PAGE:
Debbie Macomber has won the hearts of millions of readers with her moving and inspiring stories. Now wedding bells are ringing in the tight-knit community that gathers around A Good Yarn, a store in a pretty Seattle neighborhood. Knitters come to the store to buy yarn and patterns but somehow they leave richer in friendship and love.
Lauren Elliott has waited years for her long-term boyfriend, Todd, to propose, yet he seems more focused on his career than their relationship. When Lauren learns that her younger sister is pregnant before she herself even has an engagement ring, she feels overjoyed yet disheartened. Knowing she can’t put her future on hold, Lauren prepares to make a bold choice—one that leads her to a man she never dreamed she’d meet.
Newly married to her second husband, Max, Bethanne Scranton is blissfully in love. But with Max’s job in California and Bethanne’s in Seattle, their long-distance marriage is becoming difficult to maintain. To complicate matters, Bethanne’s cunning ex will do anything to win her back.
Lydia Goetz, too, is wonderfully happy with her husband, Brad, though lately she worries about the future of A Good Yarn. As she considers how to bring in business, she discovers that someone has beaten her to the punch. Baskets of yarn are mysteriously popping up all over town, with instructions to knit a scarf for charity and bring it into Lydia’s store. Never before has her shop received so much attention, but who hatched this brilliant plan?
As three women’s lives intersect in unexpected ways, Lydia, Lauren, and Bethanne realize that love heals every heart, and the best surprises still lay ahead.
Praise for Blossom Street Brides
“[An] enjoyable read that pulls you right in from page one.”—Fresh Fiction
“A master at writing stories that embrace both romance and friendship, [Debbie] Macomber can always be counted on for an enjoyable page-turner, and this Blossom Street installment is no exception.”—RT Book Reviews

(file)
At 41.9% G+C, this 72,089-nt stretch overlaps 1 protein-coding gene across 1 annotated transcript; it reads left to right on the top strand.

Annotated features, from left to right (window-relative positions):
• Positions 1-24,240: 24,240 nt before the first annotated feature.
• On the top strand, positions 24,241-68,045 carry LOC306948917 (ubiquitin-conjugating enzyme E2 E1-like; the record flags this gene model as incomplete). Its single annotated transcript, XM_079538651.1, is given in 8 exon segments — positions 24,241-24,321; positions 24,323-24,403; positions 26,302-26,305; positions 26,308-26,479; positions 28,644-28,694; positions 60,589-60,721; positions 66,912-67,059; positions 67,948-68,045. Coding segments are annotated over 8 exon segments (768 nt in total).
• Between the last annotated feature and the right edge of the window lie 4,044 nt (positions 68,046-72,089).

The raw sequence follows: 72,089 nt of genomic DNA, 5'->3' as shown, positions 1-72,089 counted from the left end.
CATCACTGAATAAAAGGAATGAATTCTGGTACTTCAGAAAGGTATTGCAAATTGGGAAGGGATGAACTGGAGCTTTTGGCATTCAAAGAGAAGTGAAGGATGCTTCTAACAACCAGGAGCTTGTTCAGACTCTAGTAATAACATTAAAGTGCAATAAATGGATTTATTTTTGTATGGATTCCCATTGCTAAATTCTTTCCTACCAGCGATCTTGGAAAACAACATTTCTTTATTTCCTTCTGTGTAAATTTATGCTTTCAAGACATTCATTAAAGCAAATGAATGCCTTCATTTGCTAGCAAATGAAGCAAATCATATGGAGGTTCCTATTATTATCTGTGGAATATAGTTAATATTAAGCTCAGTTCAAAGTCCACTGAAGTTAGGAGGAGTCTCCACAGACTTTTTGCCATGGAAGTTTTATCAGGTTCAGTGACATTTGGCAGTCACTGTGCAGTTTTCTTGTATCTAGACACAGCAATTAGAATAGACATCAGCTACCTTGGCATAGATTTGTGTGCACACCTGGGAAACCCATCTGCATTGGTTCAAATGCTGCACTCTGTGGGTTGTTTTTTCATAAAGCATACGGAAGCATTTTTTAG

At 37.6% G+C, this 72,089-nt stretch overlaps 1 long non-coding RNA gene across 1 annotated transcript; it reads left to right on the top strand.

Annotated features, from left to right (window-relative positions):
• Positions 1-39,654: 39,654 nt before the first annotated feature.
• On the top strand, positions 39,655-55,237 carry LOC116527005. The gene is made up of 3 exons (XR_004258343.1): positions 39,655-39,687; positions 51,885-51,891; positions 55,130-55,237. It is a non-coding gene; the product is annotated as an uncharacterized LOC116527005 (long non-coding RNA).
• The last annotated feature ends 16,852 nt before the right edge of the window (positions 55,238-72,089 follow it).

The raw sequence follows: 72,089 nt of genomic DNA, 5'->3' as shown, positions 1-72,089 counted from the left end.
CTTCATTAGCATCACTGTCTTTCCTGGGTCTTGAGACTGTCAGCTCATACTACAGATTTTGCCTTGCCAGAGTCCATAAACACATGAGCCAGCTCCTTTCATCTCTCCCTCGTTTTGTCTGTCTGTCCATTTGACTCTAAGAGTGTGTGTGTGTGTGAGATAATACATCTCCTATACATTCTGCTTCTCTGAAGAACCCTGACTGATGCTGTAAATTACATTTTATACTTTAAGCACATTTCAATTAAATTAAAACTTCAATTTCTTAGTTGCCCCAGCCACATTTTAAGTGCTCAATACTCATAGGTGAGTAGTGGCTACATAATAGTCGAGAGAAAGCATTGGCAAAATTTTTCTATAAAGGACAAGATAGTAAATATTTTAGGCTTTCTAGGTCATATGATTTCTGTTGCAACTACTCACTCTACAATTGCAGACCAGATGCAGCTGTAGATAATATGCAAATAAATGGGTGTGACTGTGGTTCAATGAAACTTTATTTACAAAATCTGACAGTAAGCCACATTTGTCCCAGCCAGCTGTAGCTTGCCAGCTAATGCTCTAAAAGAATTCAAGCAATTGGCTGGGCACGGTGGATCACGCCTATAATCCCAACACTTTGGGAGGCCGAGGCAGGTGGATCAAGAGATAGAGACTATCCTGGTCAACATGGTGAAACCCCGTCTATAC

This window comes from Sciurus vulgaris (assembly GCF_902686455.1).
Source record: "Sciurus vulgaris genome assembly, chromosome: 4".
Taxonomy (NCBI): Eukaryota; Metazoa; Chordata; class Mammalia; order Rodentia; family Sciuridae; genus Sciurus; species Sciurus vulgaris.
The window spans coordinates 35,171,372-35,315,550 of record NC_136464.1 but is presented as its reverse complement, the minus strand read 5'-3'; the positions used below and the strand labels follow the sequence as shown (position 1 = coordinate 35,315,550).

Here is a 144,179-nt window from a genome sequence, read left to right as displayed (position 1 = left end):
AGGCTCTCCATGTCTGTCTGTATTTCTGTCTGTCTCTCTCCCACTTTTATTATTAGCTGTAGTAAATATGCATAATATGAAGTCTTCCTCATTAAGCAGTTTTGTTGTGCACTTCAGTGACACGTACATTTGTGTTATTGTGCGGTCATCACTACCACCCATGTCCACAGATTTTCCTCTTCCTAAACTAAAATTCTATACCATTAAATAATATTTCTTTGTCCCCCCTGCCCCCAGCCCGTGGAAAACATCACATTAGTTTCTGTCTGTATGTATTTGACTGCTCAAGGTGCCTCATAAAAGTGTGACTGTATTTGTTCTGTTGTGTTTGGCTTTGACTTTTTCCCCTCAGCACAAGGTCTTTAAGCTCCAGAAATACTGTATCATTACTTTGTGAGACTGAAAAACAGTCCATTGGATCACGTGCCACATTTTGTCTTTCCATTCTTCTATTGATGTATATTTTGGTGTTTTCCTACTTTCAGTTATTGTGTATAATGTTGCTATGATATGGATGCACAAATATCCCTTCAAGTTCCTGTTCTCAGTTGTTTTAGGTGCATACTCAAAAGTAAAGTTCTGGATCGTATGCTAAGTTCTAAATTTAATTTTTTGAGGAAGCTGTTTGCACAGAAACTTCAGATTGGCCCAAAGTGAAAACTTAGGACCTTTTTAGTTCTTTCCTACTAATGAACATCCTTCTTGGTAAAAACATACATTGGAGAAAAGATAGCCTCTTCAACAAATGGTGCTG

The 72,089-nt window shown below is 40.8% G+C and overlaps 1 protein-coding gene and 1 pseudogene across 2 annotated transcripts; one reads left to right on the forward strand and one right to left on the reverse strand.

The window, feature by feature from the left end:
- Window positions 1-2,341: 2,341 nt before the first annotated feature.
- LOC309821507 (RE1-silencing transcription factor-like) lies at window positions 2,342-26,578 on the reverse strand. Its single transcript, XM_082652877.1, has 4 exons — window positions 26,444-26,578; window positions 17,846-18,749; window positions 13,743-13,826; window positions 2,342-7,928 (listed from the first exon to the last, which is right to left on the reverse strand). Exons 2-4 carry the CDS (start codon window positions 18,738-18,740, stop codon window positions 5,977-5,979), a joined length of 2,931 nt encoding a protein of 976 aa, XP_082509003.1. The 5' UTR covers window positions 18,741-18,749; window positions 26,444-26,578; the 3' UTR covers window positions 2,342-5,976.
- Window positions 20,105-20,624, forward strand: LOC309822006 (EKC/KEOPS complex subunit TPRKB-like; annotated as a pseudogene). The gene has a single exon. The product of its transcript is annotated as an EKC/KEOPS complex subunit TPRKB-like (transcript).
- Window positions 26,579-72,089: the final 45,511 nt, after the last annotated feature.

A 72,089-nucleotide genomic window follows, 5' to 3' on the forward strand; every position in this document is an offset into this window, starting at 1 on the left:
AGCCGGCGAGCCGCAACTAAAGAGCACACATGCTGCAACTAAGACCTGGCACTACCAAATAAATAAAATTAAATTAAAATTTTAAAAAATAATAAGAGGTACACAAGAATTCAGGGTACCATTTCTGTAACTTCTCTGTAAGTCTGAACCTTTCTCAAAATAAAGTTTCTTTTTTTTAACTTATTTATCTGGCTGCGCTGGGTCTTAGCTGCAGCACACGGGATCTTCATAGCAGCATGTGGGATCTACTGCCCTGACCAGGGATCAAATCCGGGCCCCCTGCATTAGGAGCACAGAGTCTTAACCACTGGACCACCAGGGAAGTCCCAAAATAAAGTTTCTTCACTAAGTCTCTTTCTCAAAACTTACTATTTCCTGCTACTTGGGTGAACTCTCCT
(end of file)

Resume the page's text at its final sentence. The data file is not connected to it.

“A wonderful, love-affirming novel . . . an engaging, emotionally fulfilling story that clearly shows why she is a peerless storyteller.”—Examiner.com
“Rewarding . . . Macomber amply delivers her signature engrossing relationship tales, wrapping her readers in warmth as fuzzy and soft as a hand-knitted creation from everyone’s favorite yarn shop.”—Bookreporter
“Fans will happily return to the warm, welcoming sanctuary of Macomber’s Blossom Street, catching up with old friends from past Blossom Street books and meeting new ones being welcomed into the fold.”—Kirkus Reviews
“Macomber’s nondenominational-inspirational women’s novel, with its large cast of characters will resonate with fans of the popular series.”—Booklist
“Blossom Street Brides gives Macomber fans sympathetic characters who strive to make the right choices as they cope with issues that face many of today’s women. Readers will thoroughly enjoy spending time on Blossom Street once again and watching as Lydia, Bethanne and Lauren struggle to solve their problems, deal with family crises, fall in love and reach their own happy endings.”—BookPage
About the Author
Hometown:Port Orchard, Washington
Date of Birth:October 22, 1948
Place of Birth:Yakima, Washington
Education:Graduated from high school in 1966; attended community college
Read an Excerpt
Lauren Elliott had received the most depressing news of her life.
Her sister was pregnant.
Her younger sister.
Oh, she was happy and excited for Carol, but mingled in with the joy was an undeniable sense of envy. The fact that Carol was about to become a mother shouldn’t have come as a shock—her sister and Jason had been married for two years, after all. Lauren loved her sister, and Jason would make a wonderful father. What bothered her was the fact that at age thirty-four, Lauren was still unmarried.
Single. Oh, how she’d come to hate that word.
Walking down Blossom Street, Lauren buried her hands deep into the pockets of her fawn-colored rain jacket. Tulips and crocuses bloomed in the flowerpots that hung from the streetlights, and the scent of roses, lilacs, and camellias followed her as she walked past Susannah’s Garden, the flower shop.
Lauren kept her head down as she mulled over this latest development. This was it. The end of her rope. The line in the sand. She was finished waiting for Todd to give her an engagement ring. A year earlier she’d had the DTR—Defining the Relationship—talk with Todd and he’d assured her that marriage was definitely part of their future. Only he wasn’t in a financial position to make the leap just yet. He’d suggested they give it time, and she’d reluctantly agreed. That was twelve months ago, and frankly her patience was shot. She’d dated the popular local television newscaster for three years and it was time to own up to the truth. If Todd was sincere about wanting her for his wife, then she would have had a diamond on her ring finger long before now.